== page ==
Reminiscent of Julia Navarro´s Tell Me Who I Am and perfect for fans of historical fiction and action/suspense. An amazing storyline, educational content, historically accurate events, and real and relatable characters all combine to make War of The Sparrows a story that is dramatic and engrossing.

Pages: 324 | ASIN: B08VKWCX3Y

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A More Satisfying and Enduring Read

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David Tunno Author Interview

Intrepid Spirit follows a disgraced Navy Lieutenant as he’s given command of an old warship and uses it and his intellect to stop a terrorist plot. What was the inspiration for the setup to your riveting story?

I combined my long-standing fondness for USS Constitution, US naval history and the age of sail with the events of 9/11. As Constitution was built to fight the Islamic terrorists of 200 years ago, it occurred to me to put her back in a fight that has apparently never really ended.

Moses Redding is an intriguing and well developed character. What were some driving ideals behind your character’s development?

I wanted to distinguish the novel from the usual action/adventure military thrillers. I wanted it to be a more satisfying and enduring read. For that it had to have characters and human conditions the reader can relate to and become more emotionally involved with. I wanted to make the story as much character driven as plot driven. For that I needed a main character that needed a character arc to create conflict and resolution. He had to be a navy hero, suggesting an alpha male, but with a history and a complexity that creates both problems for himself as well as solutions for the broader conflict in the story. He was a lot of fun to write, especially the humorous parts. Making the ship herself a character that affects Redding’s transformation, and that he connects with, was key to completing that arc and setting Redding on a course to fulfill a destiny for the both he and the ship.

What were some themes that were important for you to explore in this book?

The most important one was the creation of a terrorist plot that was both global in scope and believable. I wanted the stakes to be as high as possible. A lot of research went into learning, for example, the number of terrorists organizations operating here in the US and around the world. That was eye opening, as was researching the relevant parts of the Qu’ran and the interpretations of them by Muslim scholars.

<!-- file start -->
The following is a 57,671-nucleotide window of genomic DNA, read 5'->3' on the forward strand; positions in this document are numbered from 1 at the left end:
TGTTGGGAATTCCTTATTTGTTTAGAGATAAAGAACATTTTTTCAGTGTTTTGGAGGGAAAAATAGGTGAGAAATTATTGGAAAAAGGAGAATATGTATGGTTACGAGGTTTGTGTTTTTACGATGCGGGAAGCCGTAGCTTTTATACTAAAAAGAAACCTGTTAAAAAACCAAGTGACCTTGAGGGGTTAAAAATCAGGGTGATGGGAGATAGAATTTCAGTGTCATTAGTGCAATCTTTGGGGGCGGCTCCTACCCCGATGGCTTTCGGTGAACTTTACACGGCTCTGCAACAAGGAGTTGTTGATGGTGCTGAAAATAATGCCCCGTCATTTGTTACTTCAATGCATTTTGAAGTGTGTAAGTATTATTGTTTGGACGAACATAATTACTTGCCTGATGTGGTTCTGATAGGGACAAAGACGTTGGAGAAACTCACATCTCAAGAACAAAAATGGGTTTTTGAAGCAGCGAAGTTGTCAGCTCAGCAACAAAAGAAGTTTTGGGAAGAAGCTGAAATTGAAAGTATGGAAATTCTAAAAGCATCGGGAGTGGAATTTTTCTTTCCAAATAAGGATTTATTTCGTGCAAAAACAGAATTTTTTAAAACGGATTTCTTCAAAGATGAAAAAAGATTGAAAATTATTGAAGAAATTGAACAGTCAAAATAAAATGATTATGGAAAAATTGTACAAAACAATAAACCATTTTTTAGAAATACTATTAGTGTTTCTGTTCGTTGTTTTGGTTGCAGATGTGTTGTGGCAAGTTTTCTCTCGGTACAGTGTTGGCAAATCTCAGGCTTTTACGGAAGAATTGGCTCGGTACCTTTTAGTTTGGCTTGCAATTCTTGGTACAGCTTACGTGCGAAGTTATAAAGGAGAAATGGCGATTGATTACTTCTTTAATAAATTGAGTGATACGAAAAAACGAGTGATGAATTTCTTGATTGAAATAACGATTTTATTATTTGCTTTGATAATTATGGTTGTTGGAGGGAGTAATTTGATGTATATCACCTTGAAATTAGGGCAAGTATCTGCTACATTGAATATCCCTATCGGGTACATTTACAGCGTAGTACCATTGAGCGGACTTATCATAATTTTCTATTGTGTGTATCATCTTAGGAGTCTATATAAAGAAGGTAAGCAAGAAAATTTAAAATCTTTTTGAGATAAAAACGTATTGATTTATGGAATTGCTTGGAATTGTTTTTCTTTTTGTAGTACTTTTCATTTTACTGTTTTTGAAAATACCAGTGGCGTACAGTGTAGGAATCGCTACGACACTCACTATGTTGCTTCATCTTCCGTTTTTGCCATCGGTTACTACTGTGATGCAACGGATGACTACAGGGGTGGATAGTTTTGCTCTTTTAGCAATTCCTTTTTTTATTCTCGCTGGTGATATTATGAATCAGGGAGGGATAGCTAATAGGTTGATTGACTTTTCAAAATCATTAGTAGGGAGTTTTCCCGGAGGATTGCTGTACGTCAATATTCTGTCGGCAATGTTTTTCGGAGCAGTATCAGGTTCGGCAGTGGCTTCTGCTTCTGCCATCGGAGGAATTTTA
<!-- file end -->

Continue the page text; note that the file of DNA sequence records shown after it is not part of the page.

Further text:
To carry out that plot, I wanted an antagonist who would be the equal of Redding. To lead a world-wide jihad, he would have to be brilliant and ruthless, but also charismatic and with a special quality that would destine him to that role. That need created Colonel Farzad, who prompted more research into mid-east politics and Islamic beliefs to build an authentic and very special character. Even that special quality he needed was the result of research into celestial events in that region in a year when Farzad could have been born, as well as Islamic culture with respect to such events.

Romance and magic were also important themes and, let’s face it, they go together. Sailing is a very romantic experience and I would ad a magical one at that. Constitution’s history includes recorded episodes of haunting. That played into my desire to make her a character in the story and one that affected not only the character arc of Redding, but the outcome of the epic battle itself. I wanted her to be like a giant sea creature with a cosmic connection who is seemingly aware of the humans riding on her decks and her place in history. Much to his surprise, Redding develops a kind of love affair with the ship that parallels his relationship with Dr. Miriam Hanna, another complex character with a history of her own that creates barriers between herself and Redding.

Finally, history itself was an important theme. The story ties the ship’s history, which is also the origins of the history of the US in the middle east, with the present day geopolitical landscape in that region, adding a hook and a twist to the story that I think only Constitution could provide.

What is the next book that you are working on and when will it be available?

I’m working full time to get this novel published. All my energy is going there, but I have another military story in mind to write next. It’s a WWII story that will also need a lot of research, but should be both challenging and fun to write.

Author Link: Website

Intrepid Spirit

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Intrepid Spirit is an intense read featuring all-too-real scenarios relating to current world affairs. Author David Tunno’s story is a gripping present-day naval fiction. The fierce, vibrant tale of the old Constitution and its fallen hero to fight a battle as their reputation is at stake and the lives of many people are in danger. The story is set in the modern world with historical elementals as an ornamental background. Lieutenant Moses Redding, a brave combat-loving officer, is given the command of the Constitution as a punishment for not following orders. Still, significant challenges and grand purpose lie ahead.